Senior Scientist
Pfizer

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Steve T is a Senior Scientist at Pfizer. His work involves adding information onto the human genome with the objective of alleviating pain. But this isn't his only talent. In his spare time he plays the drums in a rock band, breeds lizards, catches fish and cooks.

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£42,640
average salary
39
average weekly hours
39%  female  61%  male 

Future employment

Description

Biological scientists and biochemists examine and investigate the morphology, structure, chemistry and physical characteristics of living organisms, including their inter-relationships, environments and diseases.

Qualifications

Entrants usually possess a degree. Entry may also be possible with an appropriate BTEC/SQA award, an Advanced GNVQ/GSVQ Level III, or other academic qualifications. Further specialist training is provided on the job. Some employers may expect entrants to gain professional qualifications.

Tasks

  • Studies the physical and chemical form, structure, composition and function of living organisms;
  • Identifies and studies the chemical substances, including microbial infections, involved in physiological processes and the progress of disease;
  • Performs tests to study physiological and pathological characteristics within cells and other organisms;
  • Researches the effects of internal and external environmental factors on the life processes and other functions of living organisms;
  • Observes the structure of communities of organisms in the laboratory and in their natural environment;
  • Advises farmers, medical staff and others, on the nature of field crops, livestock and produce and on the treatment and prevention of disease;
  • Monitors the distribution, presence and behaviour of plants, animals and aquatic life, and performs other scientific tasks related to conservation not performed by jobholders in MINOR GROUP 214: Conservation and Environment Professionals.
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Health 25868
Scientific research 19147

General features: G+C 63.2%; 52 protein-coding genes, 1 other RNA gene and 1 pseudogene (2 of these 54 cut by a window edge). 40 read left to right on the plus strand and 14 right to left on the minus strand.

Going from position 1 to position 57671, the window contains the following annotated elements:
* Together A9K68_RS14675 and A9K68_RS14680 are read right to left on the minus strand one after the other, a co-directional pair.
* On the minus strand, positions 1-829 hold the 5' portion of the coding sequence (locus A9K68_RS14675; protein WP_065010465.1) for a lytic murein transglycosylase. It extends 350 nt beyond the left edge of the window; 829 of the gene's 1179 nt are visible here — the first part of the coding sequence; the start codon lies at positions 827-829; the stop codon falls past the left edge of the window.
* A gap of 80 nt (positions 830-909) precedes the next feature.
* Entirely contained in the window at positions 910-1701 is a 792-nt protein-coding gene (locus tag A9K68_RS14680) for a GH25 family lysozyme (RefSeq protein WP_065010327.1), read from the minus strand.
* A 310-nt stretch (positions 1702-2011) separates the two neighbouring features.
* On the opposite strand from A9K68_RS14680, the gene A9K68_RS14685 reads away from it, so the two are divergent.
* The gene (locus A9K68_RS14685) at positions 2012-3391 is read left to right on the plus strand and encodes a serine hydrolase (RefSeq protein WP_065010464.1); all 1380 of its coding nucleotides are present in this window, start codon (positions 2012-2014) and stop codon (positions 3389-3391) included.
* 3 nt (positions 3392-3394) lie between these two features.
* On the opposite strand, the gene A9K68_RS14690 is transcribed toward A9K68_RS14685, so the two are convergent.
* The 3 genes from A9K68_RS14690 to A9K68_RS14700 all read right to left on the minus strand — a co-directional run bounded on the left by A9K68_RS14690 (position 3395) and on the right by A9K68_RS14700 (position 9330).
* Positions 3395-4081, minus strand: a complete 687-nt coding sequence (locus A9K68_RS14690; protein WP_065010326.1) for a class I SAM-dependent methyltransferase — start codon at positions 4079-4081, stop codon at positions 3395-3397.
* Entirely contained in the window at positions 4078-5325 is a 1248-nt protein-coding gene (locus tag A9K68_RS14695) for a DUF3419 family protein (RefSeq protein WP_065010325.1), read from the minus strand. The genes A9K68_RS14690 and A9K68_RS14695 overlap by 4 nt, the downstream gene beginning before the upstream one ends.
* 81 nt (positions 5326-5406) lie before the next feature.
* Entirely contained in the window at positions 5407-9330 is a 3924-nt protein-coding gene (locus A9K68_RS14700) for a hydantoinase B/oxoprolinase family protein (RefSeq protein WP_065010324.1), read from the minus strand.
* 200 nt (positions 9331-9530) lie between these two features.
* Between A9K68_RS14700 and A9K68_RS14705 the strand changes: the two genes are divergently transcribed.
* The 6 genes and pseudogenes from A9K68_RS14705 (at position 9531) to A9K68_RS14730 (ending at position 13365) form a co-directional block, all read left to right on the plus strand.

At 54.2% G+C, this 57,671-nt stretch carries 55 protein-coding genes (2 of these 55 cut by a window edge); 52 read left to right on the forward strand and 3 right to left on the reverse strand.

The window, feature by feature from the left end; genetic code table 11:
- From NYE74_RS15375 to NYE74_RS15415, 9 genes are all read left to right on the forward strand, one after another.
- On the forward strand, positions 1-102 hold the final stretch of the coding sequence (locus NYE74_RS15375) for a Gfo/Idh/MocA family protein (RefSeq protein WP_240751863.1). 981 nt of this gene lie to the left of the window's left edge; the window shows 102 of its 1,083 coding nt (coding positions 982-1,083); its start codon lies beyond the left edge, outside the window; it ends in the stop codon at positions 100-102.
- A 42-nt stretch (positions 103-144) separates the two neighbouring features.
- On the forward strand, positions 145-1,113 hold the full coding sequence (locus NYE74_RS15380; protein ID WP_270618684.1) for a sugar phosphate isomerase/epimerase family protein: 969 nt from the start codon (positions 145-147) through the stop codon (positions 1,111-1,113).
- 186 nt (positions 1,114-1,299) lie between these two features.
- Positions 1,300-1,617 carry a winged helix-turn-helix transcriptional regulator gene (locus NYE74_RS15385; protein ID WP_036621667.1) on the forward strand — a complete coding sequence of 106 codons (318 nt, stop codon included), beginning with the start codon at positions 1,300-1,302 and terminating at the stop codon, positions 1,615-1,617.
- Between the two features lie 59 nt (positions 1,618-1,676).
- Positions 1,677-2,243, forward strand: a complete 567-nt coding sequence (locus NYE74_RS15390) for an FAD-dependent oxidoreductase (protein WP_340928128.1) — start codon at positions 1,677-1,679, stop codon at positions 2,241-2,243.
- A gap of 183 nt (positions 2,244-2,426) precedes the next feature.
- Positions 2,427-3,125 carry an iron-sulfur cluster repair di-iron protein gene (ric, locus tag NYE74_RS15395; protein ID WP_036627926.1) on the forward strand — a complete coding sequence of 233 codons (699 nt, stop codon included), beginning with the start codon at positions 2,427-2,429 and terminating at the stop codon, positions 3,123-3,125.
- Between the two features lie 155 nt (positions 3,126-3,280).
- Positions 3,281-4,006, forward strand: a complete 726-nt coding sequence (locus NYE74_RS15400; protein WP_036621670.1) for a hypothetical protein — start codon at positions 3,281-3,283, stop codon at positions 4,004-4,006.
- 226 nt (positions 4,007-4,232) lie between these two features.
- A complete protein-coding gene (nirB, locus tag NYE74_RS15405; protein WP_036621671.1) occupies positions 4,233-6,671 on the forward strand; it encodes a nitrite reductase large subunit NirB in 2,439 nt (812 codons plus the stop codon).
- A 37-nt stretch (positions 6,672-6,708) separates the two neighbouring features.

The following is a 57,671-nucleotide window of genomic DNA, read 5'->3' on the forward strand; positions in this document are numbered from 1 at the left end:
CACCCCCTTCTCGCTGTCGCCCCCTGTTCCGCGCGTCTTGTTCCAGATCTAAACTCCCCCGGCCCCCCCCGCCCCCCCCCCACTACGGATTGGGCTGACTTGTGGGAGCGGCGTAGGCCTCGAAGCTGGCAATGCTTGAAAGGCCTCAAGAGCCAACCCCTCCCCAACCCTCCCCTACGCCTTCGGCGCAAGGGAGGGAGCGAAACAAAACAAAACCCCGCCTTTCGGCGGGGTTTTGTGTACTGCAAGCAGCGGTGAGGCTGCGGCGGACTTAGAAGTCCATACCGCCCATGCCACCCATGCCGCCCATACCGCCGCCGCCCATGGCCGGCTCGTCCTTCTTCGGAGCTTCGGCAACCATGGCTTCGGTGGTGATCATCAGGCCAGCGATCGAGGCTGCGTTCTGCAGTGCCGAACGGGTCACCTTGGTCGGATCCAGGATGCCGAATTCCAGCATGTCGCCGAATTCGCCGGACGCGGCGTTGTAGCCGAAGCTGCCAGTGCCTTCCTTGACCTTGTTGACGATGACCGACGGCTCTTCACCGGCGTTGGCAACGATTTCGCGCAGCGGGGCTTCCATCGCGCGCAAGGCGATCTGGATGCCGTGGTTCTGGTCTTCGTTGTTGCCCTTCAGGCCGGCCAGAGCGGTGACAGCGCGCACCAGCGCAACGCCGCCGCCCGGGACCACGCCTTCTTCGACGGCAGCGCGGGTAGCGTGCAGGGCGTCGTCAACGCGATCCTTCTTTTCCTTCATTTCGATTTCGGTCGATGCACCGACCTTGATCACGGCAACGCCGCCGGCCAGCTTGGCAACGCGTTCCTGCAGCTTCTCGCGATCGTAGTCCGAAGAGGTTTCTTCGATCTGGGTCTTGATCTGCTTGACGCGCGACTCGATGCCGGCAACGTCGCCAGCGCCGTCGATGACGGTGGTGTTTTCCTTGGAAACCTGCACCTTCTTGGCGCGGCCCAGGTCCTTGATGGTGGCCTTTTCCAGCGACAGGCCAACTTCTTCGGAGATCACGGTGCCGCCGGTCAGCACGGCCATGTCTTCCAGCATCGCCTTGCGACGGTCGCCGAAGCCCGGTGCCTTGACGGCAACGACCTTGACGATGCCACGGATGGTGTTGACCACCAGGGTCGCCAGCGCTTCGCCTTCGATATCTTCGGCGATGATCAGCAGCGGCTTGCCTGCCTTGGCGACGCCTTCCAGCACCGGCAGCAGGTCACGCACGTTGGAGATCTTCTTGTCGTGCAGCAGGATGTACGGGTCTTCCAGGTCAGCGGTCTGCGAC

Education 11716
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Agriculture, etc 3839
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Residential care 3198
Pharmaceuticals 2984
Employment status

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Carolyn O

Steve T 0.00.00 Okay, my name is Steven Trim. I’m a Senior Scientist working in molecular biology at Pfizer. So my job involves looking at DNA and how it is regulated differently in a disease process. So it’s we actually find ways to intervene with drugs and medicines to potentially correct and cure that disease. So from a day to day point of view, actually looking at samples to find out how thegenes are switched on or switched off in various systems from the whole human genome. 0.00.30 What I’ve always wanted to do is work in genetics. So from my pre GCSE years I saw a programme on genetics and how DNA has the blueprint for life and that really inspired me. I vividly remember him having many filing cabinets and pulling a filing cabinet 0.01.00 open and taking out one page and on that page was written the letters encoding DNA and he was saying that you’d need the information of this entire bank of filing cabinets to encode the DNA that is in every human cell. And to me I just found that amazing. I want to know more about how this works and how these letters make people. It was that moment that I decided that this is what I want to do. And I’ve basically stuck to that plan. 0.01.30 And so from there on I went on to do A levels in biology, chemistry and physics, cos I knew I needed a good wide scientific background and then done a degree in pure genetics. My parents pretty much let me get on with making my decisions, mainly because the things I was wanting to do and talking about genetics and DNA were a complete alien thing to them. I know my dad had a good grounding in mathematics from being an engineer, very quicklybecome difficult for him to help me with my maths homework for instance. 0.02.00  So they were very supportive and always there for me, took me round to the universities to do interviews and things but they very much let me make the decisions because they were unsure of what exactly I was trying to do and where I was trying to go. Outside of work I do quite a lot of stuff actually. I find myself very busy. 0.02.30 I’m a drummer in a rock band playing sort of Guns N Roses, Led Zeppelin, a bit of Metallica, just in pub gigs for entertainment. It’s good fun. I also keep and breed reptiles and I’ve sort of brought in my genetics interest into that and been selectively breeding corn snakes to produce different colours. That’s sort of a crossover interest that you can actually see genetics in the real world. And it’s the type of experiments that really don’t do the work, you know, it’s just really useful to actually see these things in action at home. 0.03.00 But I’m also a keen cook. I do a lot of fishing for the table as well. And I’ve just started climbing recently, so I do lots of stuff outside of work. In five years time I’d really like to be here or similar doing the same sort of thing I think really. The only other job I’ve done was during my year out from university I actually worked on a human genome project at the Sanger Centre where they’re actually reading and mapping the individual letters of the DNA 0.03.30 and roughly we’ve come to a stage now where we actually know all the letters of the human genome and we’re in the stage we’re finding out just what those genes are actually doing. And that’s exactly what I’m doing now. I’m finding out what genes are doing in their disease states, so we’re actually adding information onto the human genome with a specific emphasis on curing pain. So in five years time I’d really like to be here doing this. 0.04.00

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